Continuing challenges in treating preterm labour: preterm prelabour rupture of the membranes
Prof H Helmer, Department of Obstetrics and Gynaecology, University of Vienna General Hospital, Wahringer Gurtel 18–20, A-1090 Vienna, Austria. Email firstname.lastname@example.org
Preterm prelabour rupture of the membranes (PPROM) is defined as prelabour rupture of the membranes prior to 37 weeks of gestation. It occurs in approximately 3% of pregnancies and is responsible for one-third of all preterm births. Effective treatment relies on accurate diagnosis, and it is gestational age dependent because the potential complications change with gestational age. Diagnosis itself is made by clinical suspicion, patient history and simple testing. Studies have shown that if a combination of patient history, nitrazine testing and ferning was used, the accuracy of at least two positive tests was 93.1%. PPROM is associated with significant maternal and neonatal morbidity and mortality from infection, umbilical cord compression, placental abruption and preterm birth. Subclinical uterine infection has been implicated as a major aetiological factor in the pathogenesis and subsequent morbidity associated with PPROM and antenatal antibiotics, together with corticosteroid therapies, have clear benefits and should be offered to all women without contraindications. Women with PPROM after 32 weeks should be considered for delivery, and after 34 weeks of gestation the benefits of elective delivery appear to outweigh the risks. Here, two cases are discussed that were experienced in our unit.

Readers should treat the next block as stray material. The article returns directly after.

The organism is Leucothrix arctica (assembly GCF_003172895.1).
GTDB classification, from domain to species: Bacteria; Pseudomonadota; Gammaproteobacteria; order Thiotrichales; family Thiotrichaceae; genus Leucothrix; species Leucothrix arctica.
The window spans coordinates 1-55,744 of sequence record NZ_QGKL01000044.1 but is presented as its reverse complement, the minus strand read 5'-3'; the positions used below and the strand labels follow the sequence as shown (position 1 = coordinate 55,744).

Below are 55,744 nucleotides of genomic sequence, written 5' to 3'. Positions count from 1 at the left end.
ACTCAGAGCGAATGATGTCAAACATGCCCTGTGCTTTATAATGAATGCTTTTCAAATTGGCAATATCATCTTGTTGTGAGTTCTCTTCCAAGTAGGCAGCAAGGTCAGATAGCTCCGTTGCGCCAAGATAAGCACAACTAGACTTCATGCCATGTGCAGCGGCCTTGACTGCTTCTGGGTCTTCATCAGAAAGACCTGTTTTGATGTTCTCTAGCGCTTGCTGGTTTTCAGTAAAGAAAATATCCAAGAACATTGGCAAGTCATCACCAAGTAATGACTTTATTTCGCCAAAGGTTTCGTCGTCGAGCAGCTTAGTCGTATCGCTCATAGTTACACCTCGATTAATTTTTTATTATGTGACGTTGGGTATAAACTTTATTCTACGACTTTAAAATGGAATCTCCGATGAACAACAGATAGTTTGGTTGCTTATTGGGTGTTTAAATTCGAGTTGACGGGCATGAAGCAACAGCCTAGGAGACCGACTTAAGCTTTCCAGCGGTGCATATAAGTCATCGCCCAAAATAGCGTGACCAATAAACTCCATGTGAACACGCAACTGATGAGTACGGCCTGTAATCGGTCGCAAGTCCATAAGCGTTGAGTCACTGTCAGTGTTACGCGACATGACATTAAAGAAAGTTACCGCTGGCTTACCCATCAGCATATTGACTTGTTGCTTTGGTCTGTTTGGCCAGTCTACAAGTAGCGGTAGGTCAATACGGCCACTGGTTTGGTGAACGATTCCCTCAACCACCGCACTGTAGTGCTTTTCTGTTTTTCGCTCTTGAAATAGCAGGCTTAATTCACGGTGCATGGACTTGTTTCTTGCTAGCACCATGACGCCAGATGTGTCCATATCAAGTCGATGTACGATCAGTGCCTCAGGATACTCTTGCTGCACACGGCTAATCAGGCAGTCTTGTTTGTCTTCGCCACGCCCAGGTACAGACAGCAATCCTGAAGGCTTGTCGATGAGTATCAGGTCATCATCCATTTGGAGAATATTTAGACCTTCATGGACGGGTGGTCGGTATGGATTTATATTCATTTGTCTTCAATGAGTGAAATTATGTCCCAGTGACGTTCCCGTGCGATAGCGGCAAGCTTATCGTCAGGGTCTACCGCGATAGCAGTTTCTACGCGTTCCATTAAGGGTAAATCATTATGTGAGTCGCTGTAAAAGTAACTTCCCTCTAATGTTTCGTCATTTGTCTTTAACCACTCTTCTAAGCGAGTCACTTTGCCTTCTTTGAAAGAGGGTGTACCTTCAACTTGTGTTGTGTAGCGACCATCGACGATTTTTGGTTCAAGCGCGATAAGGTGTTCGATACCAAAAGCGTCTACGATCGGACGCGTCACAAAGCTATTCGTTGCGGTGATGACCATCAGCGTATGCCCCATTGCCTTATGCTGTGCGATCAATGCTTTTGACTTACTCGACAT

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Case study 1: preterm prelabour rupture of the membranes in early gestation (<24 weeks)
A 25-year-old primigravida was admitted to the hospital after preterm prelabour rupture of the membranes (PPROM) at 21 weeks + 4 days with regular contractions and closed cervix. There were no clinical symptoms of chorioamnionitis, no placental abruption. Sonography showed anhydramnios. Consultation was carried out together with the neonatologist in our unit.
The results of the main clinical studies, such as Epidemiological project for ICU Research and Evaluation (EPICure),1 and their implications were explained to the patient. In the Epidemiological project for TCU Research and Evaluation (EPICure)1 study, neurological and developmental disability after extremely preterm birth (22–25 weeks) was observed in 49% of babies evaluated after 30 months. Among the babies admitted to the neonatal intensive care unit (16% of those born at 22 weeks), only 1% survived until discharge. Of those born in the 23rd week, 54% were admitted to the neonatal intensive care unit and only 11% survived and were discharged.3 Other authors have concluded that expectant management of PPROM offers better perinatal and long-term survival than previously believed.2 Of ten infants born following successfully managed PPROM occurring between the 14th and the 19th week, four were alive 5 years later and available to assess. In this case, three of the four had survived without any major impairment, including neurological impairment. In addition to the results of the large controlled studies, paediatric data from our own institute were also discussed. It is necessary to refer to the local guidelines regarding comfort care following delivery. In Germany, intervention is mandatory if there is even a small chance of survival.